Best Backpacking Sleeping Bags

Updated December 2019
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BestReviews spends thousands of hours researching, analyzing, and testing products to recommend the best picks for most consumers. We only make money if you purchase a product through our links, and we never accept free products from manufacturers. Read more  
BestReviews spends thousands of hours researching, analyzing, and testing products to recommend the best picks for most consumers. We buy all products with our own funds, and we never accept free products from manufacturers.Read more 
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Why trust BestReviews?
BestReviews spends thousands of hours researching, analyzing, and testing products to recommend the best picks for most consumers. We only make money if you purchase a product through our links, and we never accept free products from manufacturers. Read more  
BestReviews spends thousands of hours researching, analyzing, and testing products to recommend the best picks for most consumers. We only make money if you purchase a product through our links, and we never accept free products from manufacturers. Read more  
BestReviews spends thousands of hours researching, analyzing, and testing products to recommend the best picks for most consumers. We buy all products with our own funds, and we never accept free products from manufacturers.Read more 
How we decided

We purchase every product we review with our own funds — we never accept anything from product manufacturers.

38 Models Considered
7 Hours Researched
1 Experts Interviewed
451 Consumers Consulted
Zero products received from manufacturers.

We purchase every product we review with our own funds — we never accept anything from product manufacturers.

Shopping guide for best backpacking sleeping bags

Last Updated December 2019

You need a sleeping bag for an upcoming hiking trip. You find yourself scrolling through pages and pages of similar-looking bags. Your head starts to fill with all of the possibilities, prompting a flow of questions. How much should the bag weigh? Are there different insulation options? What’s the difference between a backpacking sleeping bag and a regular sleeping bag? Do I need to purchase both? How do I know?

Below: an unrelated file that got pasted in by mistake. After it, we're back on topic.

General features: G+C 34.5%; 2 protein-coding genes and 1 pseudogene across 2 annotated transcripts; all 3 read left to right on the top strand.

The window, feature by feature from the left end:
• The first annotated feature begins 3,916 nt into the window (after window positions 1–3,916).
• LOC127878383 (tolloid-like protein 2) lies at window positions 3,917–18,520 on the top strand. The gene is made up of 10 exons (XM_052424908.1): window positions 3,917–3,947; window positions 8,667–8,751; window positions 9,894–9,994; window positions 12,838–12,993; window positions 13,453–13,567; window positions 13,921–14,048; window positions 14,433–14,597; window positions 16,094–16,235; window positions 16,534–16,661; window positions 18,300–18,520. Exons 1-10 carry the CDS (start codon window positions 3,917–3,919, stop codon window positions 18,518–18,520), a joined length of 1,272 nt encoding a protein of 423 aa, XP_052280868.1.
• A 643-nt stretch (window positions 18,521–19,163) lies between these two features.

A little more research shows that backpacking sleeping bags differ in several ways from camping sleeping bags, and a backpacking sleeping bag is what you’re looking for. They are made to be more lightweight, to pack down smaller, and to be more efficient, providing a greater amount of warmth in a smaller size.

Now you’ve narrowed your search to backpacking sleeping bags in particular. And yet, you still have hundreds of options. It could be that you’re looking for specific features or certain colors. Whatever your situation, we’ve got a shortlist of great backpacking sleeping bags for you, and we provide the information you need to navigate your shopping experience.

A down backpacking sleeping bag can weigh more than one pound less than a synthetic sleeping bag with the same temperature rating.

Considerations

Temperature rating

Each backpacking sleeping bag has a temperature rating that reflects the minimum temperature in which the bag will keep you warm. It’s recommended that you choose a temperature rating slightly lower than what you expect to experience. That way, you’re prepared if the weather suddenly turns colder on you.